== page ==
Little Lithuania has been one of the first European countries to point out the risks of dependence on the Chinese economy. In November 2021, the Baltic nation of fewer than three million people was immersed in a diplomatic crisis with Beijing, after the Chinese complained about the opening of a Taiwanese ‘Representative Office’ in Vilnius.
In response, China exerted economic pressure on Lithuania, blocked Lithuanian exports and warned EU and US companies of the “consequences” of using products of Lithuanian origin. It was a David versus Goliath struggle, and also a litmus test to assess the EU’s options in the coming years as it faces increasing competition from China, which is using its economic leverage to press against internal decisions.
Lithuania’s dependence on China is relatively low compared to other European countries in terms of trade and investment. Lithuania has a lot of experience in preventing investments due to national security issues, such as those from its neighbour, Russia. A similar relationship can be applied to China.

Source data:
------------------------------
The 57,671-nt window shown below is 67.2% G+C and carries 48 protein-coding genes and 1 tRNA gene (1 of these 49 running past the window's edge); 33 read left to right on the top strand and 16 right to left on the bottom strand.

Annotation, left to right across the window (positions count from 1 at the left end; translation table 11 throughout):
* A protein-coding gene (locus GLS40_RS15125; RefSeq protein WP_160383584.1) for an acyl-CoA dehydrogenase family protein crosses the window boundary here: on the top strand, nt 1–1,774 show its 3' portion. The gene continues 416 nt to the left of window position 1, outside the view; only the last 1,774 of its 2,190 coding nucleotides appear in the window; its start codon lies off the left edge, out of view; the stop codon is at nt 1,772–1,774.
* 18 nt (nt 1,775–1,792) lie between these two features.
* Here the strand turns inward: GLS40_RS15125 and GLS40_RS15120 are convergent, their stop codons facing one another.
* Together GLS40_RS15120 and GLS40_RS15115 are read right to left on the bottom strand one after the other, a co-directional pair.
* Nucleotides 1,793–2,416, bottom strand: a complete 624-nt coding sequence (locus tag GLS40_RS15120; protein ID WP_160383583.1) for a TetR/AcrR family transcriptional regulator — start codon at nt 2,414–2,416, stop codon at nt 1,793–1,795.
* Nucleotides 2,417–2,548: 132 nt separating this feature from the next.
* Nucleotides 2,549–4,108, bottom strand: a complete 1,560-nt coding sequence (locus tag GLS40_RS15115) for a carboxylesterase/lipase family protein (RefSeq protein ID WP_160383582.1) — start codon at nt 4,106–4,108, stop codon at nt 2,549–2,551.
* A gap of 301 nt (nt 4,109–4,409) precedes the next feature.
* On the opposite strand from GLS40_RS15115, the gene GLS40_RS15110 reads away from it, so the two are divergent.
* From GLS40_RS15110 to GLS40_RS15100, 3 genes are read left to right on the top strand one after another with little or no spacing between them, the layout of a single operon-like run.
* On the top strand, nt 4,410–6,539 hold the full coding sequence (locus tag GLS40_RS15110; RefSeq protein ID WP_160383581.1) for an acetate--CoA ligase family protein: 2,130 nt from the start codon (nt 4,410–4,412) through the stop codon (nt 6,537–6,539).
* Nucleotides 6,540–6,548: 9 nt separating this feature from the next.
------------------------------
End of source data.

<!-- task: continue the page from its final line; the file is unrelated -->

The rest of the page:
After the opening of the Representative Office, what the Baltic nation hadn’t anticipated was that China would also target foreign companies that have an economic relationship with Lithuania and trade ties with China, and punish the country in a broader way.
Following China’s reaction, the EU closed ranks with Lithuania, and the US raised China’s behaviour with the World Trade Organization, and finally won the case.
Due to the solidarity shown by the other EU Member States and their allies, the November 2021-February 2022 incident showed the European Union that countries can take decisions independently of Chinese pressure, and that it is possible to resist Chinese economic intimidation.
Doing business with autocracies is risky. Obviously, China has a huge market. It is not in the interest of European countries to shut down relations with China completely.
But what the Lithuania experience shows is that the EU should be more resilient and less willing to be fully dependent on China. Lithuania (and other Baltic countries) understood that nation states cannot talk about trade and economic ties without taking into consideration the issue of national security.